The various supply tiles shown having been claimed in my scoring circle. The wooden barrels are used for betting on which clan has majority before the ship sets sail.
Barrels (of what, maybe Ale?) placed as bets on the circles of the clan color that is believed to have the majority at the time the ship sets sail. The barrels in this picture are wooden but the game doesn’t include barrels but uses cardboard circles.

What I Liked about Vikings on Board

Simple yet strategic game play – the game is very simple and is a worker placement game at its core. You place your Viking markers on the actions you wish to take, perform those actions and get the benefit. Simple! But, the game is very strategic and we found ourselves having to think about each action and how to effectively maneuver our shields on the boats to win them. I also liked that you can focus on only 2 different ways to score points. Betting is a very solid strategy and the player that won the 3 player match during the demo won at least 4 of the bets he was involved in. I also scored a lot of points building up the value of my goods.

Great theme – I liked the theme a lot as I could see my clan vying for the best seats on the boats in order to get the largest share of plunder from our planned raids. The game is also “mean” as you regularly move a players boats causing them to lose out on scoring. This “mean” factor is very Viking!

Components – I really loved the components for the game, although what I played with during the demo was different than what was contained in the game. The art and color choices were excellent and well done!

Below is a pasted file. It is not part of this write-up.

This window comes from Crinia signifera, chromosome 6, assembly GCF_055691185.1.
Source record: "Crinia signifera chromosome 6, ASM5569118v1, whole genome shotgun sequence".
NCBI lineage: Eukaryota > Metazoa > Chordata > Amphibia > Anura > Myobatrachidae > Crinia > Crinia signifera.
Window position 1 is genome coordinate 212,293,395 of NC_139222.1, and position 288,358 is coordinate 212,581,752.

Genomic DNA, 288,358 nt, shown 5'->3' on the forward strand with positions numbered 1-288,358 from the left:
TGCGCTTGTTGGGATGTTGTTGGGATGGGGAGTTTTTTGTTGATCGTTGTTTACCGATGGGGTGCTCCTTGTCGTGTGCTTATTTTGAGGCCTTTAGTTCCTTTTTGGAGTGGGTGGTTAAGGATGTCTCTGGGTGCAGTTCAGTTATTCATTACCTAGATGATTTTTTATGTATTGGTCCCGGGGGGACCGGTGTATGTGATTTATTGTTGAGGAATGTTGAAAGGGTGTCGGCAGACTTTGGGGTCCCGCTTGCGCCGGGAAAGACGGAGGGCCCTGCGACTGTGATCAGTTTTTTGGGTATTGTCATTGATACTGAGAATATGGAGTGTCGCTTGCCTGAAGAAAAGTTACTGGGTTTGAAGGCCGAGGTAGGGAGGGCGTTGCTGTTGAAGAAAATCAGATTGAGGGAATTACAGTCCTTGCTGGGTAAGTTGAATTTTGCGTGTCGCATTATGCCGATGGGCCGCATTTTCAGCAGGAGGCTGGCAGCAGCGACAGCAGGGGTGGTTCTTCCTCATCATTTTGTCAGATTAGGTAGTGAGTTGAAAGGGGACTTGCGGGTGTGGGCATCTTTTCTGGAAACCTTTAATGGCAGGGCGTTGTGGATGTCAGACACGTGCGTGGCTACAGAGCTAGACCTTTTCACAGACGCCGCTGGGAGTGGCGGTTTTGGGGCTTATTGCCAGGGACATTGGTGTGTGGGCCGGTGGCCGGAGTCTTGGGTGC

Quick play time – we played a full game during the demo and with instruction it only took about 40 minutes.  Very fast!

What I Didn’t Like about Vikings on Board

Limited ways to sail ships – there was really only one way per round to cause a certain ship to set sail and this in my opinion is the heart of the game.  I would have liked to see at least one additional way to set sail or a way to somehow hijack the action away from a player.  This does make the turn order change action very important as if you truly wish to set sail, you simply change the order and do it on your first turn during the next round.

Lack of a combat mechanism – I know that this is not what the game is about but a Viking game without some form of combat? Doesn’t seem right. The combat mechanic in my mind is the moving of ship body parts. As mentioned above this is a little bit of a “mean” mechanic and in essence takes the place of combat for me.


While I only have played one game as part of a demo at Gen Con 2016, I really liked Vikings on Board! I would have purchased a copy then but they were sold out for the day.  The game is a family centered design and is actually very easy to learn. The theme is very well integrated into the game, the components are great and the game play is very satisfyingly strategic yet plays quickly.  I have added Vikings on Board to my wish list and feel that it was worthy of the #9 spot on my Gen Con list. Enjoy!